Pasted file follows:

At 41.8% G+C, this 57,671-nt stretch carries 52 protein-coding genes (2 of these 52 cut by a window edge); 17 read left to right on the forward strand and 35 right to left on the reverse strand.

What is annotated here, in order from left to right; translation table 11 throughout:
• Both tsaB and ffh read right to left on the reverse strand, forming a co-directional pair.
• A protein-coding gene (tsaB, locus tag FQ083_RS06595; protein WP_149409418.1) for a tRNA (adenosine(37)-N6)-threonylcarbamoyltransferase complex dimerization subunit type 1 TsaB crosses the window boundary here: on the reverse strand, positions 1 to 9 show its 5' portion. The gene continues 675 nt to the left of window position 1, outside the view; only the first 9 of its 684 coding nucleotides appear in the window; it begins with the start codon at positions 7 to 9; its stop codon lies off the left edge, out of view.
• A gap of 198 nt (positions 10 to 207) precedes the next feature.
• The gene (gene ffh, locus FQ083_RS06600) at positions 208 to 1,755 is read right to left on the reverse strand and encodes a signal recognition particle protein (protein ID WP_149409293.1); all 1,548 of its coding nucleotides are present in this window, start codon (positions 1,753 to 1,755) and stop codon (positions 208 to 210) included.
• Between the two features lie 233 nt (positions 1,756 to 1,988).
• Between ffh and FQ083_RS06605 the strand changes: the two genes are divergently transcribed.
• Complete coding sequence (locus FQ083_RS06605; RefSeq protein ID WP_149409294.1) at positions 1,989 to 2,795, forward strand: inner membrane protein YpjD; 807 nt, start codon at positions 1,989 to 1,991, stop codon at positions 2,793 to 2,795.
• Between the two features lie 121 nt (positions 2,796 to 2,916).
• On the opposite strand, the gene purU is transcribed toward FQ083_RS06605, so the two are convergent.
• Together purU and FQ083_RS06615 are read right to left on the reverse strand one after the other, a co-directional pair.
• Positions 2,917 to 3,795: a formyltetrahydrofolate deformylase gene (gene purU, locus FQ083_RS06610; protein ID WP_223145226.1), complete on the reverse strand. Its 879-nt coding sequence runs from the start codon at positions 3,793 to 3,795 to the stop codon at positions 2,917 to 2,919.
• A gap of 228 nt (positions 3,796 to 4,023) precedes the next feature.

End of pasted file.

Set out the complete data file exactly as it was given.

At 41.8% G+C, this 57,671-nt stretch carries 52 protein-coding genes (2 of these 52 cut by a window edge); 17 read left to right on the forward strand and 35 right to left on the reverse strand.

What is annotated here, in order from left to right; translation table 11 throughout:
• Both tsaB and ffh read right to left on the reverse strand, forming a co-directional pair.
• A protein-coding gene (tsaB, locus tag FQ083_RS06595; protein WP_149409418.1) for a tRNA (adenosine(37)-N6)-threonylcarbamoyltransferase complex dimerization subunit type 1 TsaB crosses the window boundary here: on the reverse strand, positions 1 to 9 show its 5' portion. The gene continues 675 nt to the left of window position 1, outside the view; only the first 9 of its 684 coding nucleotides appear in the window; it begins with the start codon at positions 7 to 9; its stop codon lies off the left edge, out of view.
• A gap of 198 nt (positions 10 to 207) precedes the next feature.
• The gene (gene ffh, locus FQ083_RS06600) at positions 208 to 1,755 is read right to left on the reverse strand and encodes a signal recognition particle protein (protein ID WP_149409293.1); all 1,548 of its coding nucleotides are present in this window, start codon (positions 1,753 to 1,755) and stop codon (positions 208 to 210) included.
• Between the two features lie 233 nt (positions 1,756 to 1,988).
• Between ffh and FQ083_RS06605 the strand changes: the two genes are divergently transcribed.
• Complete coding sequence (locus FQ083_RS06605; RefSeq protein ID WP_149409294.1) at positions 1,989 to 2,795, forward strand: inner membrane protein YpjD; 807 nt, start codon at positions 1,989 to 1,991, stop codon at positions 2,793 to 2,795.
• Between the two features lie 121 nt (positions 2,796 to 2,916).
• On the opposite strand, the gene purU is transcribed toward FQ083_RS06605, so the two are convergent.
• Together purU and FQ083_RS06615 are read right to left on the reverse strand one after the other, a co-directional pair.
• Positions 2,917 to 3,795: a formyltetrahydrofolate deformylase gene (gene purU, locus FQ083_RS06610; protein ID WP_223145226.1), complete on the reverse strand. Its 879-nt coding sequence runs from the start codon at positions 3,793 to 3,795 to the stop codon at positions 2,917 to 2,919.
• A gap of 228 nt (positions 3,796 to 4,023) precedes the next feature.